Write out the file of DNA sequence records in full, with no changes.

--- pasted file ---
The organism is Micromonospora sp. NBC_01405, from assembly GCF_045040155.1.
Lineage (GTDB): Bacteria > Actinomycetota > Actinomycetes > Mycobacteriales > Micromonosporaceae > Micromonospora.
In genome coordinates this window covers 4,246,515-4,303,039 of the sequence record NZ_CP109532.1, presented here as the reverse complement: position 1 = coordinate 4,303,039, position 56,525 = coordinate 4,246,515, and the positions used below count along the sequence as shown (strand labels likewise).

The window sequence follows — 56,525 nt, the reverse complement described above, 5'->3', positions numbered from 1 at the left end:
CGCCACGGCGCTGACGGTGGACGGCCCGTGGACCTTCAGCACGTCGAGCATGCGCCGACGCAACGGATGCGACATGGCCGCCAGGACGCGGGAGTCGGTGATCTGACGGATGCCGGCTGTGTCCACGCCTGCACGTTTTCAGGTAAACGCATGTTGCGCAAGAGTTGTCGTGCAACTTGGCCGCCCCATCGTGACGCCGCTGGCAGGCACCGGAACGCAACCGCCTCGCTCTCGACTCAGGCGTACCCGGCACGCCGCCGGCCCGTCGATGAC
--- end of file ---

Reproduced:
The organism is Micromonospora sp. NBC_01405, from assembly GCF_045040155.1.
Lineage (GTDB): Bacteria > Actinomycetota > Actinomycetes > Mycobacteriales > Micromonosporaceae > Micromonospora.
In genome coordinates this window covers 4,246,515-4,303,039 of the sequence record NZ_CP109532.1, presented here as the reverse complement: position 1 = coordinate 4,303,039, position 56,525 = coordinate 4,246,515, and the positions used below count along the sequence as shown (strand labels likewise).

The window sequence follows — 56,525 nt, the reverse complement described above, 5'->3', positions numbered from 1 at the left end:
CGCCACGGCGCTGACGGTGGACGGCCCGTGGACCTTCAGCACGTCGAGCATGCGCCGACGCAACGGATGCGACATGGCCGCCAGGACGCGGGAGTCGGTGATCTGACGGATGCCGGCTGTGTCCACGCCTGCACGTTTTCAGGTAAACGCATGTTGCGCAAGAGTTGTCGTGCAACTTGGCCGCCCCATCGTGACGCCGCTGGCAGGCACCGGAACGCAACCGCCTCGCTCTCGACTCAGGCGTACCCGGCACGCCGCCGGCCCGTCGATGAC